How to Use a Body Double

Many of my clients use me as a body double at least part of the time. One client uses me as a double most of the time and told me that he was so happy that someone had come up with the term “body double” as he likes it a lot better than “babysitter”.

As a body double, I am near the person who is doing the project. Often that is all I need to do. My presence helps the client focus and stay on task. I am just a tool that allows them to get important tasks accomplished. I can even do this virtually using Facetime.

At first, some people are embarrassed by this arrangement. They realize that they are doing these chores all by themselves while paying me to sit there. They know they can do the work but at the same time they realize that they won’t if I am not there. This is especially true of ADHD clients.

Sometimes I am a combination of body double and assistant. I may sort the mail, open it, and hand it to the client one piece at a time. The client then does the task that is needed and hands it back to me to file if appropriate. We may chat a bit about what needs to be done but the client actually pays the bill, makes the call, or discards the paper.

A body double does not have to be a paid professional. A friend or family member can do the work of a body double if they understand what is expected of them. If they realize that they are being the best help by sitting near the person but not intruding. They can read a book or work on a crossword puzzle but just by being there the person will continue to work. I have had one client use her sister as a body double while she was the body double for her sister. One lived in Georgia and the other in Texas. They would connect by phone and for one hour would work on projects with just a word or two as they worked to make certain each was on task.

Once a person accepts that a body double can be an important tool to help hem, it can be a relatively easy way to move a project forward.


Jonda S. Beattie

Professional Organizer

Virtual Organization

Atlanta traffic can be terrible. Many times, I have long drives to client’s homes, often arriving a bit early to allow for mishaps in traffic. When I arrive early, I usually park away from their home until the time I am supposed to arrive.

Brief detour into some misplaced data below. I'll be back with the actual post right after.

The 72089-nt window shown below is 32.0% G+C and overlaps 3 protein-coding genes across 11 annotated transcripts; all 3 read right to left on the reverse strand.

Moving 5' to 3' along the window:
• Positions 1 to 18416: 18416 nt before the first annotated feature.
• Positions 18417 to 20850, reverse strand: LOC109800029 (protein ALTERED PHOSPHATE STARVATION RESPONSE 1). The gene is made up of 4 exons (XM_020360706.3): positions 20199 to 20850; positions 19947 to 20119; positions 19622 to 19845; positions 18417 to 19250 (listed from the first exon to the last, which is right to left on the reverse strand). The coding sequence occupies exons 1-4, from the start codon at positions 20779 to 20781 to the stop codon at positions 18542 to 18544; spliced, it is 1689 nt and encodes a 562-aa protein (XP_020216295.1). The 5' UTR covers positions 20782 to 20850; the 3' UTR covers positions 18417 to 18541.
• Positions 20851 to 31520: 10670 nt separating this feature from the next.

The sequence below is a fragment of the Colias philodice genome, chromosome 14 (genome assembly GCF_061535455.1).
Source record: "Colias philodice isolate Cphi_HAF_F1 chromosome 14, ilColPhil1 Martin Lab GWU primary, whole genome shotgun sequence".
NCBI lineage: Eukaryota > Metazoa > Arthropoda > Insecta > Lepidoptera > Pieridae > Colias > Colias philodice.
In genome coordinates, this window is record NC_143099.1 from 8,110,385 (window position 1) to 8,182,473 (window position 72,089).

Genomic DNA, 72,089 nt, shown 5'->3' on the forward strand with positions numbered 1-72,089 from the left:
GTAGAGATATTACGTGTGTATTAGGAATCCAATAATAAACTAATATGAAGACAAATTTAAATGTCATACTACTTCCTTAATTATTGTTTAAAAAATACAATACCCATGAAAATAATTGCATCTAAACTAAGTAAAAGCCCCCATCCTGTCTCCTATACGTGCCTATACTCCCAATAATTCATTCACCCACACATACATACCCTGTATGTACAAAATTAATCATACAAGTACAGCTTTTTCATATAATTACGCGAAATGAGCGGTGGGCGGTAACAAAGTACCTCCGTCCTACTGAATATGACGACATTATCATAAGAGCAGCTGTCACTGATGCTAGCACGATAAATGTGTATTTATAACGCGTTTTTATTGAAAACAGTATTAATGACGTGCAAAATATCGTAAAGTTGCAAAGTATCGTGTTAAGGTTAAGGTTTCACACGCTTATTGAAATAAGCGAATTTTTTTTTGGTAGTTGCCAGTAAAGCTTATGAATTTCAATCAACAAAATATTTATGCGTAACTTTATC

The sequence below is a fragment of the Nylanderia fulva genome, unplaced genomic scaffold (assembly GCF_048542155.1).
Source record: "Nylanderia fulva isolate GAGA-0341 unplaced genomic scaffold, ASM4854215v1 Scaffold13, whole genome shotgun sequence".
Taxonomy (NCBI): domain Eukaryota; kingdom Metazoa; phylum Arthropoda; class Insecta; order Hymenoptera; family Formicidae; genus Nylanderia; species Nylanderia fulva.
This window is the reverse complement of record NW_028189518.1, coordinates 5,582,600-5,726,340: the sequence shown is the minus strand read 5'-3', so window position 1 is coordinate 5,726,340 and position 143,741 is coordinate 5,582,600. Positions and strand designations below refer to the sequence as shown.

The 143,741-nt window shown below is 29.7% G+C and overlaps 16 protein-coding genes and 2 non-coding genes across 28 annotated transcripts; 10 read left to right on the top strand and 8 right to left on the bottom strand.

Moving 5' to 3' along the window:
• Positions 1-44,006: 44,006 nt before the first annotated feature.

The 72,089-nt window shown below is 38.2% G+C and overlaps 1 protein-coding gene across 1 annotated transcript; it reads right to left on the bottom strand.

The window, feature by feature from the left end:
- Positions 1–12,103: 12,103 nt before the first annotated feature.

At times my client is also returning to their home and they get caught up in traffic. I sit and wait for their arrival but now the clock is ticking for them on using their assigned time. I have had clients lose up to and even over an hour of their scheduled time this way. Other times clients have forgotten or been unrealistic about tasks they have had to do before our appointment and I get a call or text about being late as I am almost at their home.

Just yesterday, a client lost 2 of her 3 paid hours. She has occasionally used virtual organizing with me before, but those sessions had been mostly consultations and brainstorming sessions. I pointed out to her again yesterday that we could set up virtual sessions working on the projects she needed to do. I would be her body double and accountability partner via Facetime. She could set her times when she knew she could be home for at least an hour and not lose paid time trying to get home.

We set two times for this coming Friday where she would have everything in place for the project and we would Facetime for an hour. Then we plan to take an hour break where she was not paying for my time and resume for another hour. After that second hour she could continue to work for a while and send me pictures and texts showing her progress.

This is one example of how virtual organization saves time and money for the client.

Contact Time Space Organization, 404-299-5111 or Jonda@timespaceorg.com if you think this organizational service might be a fit for you.




Jonda S. Beattie

Professional Organizer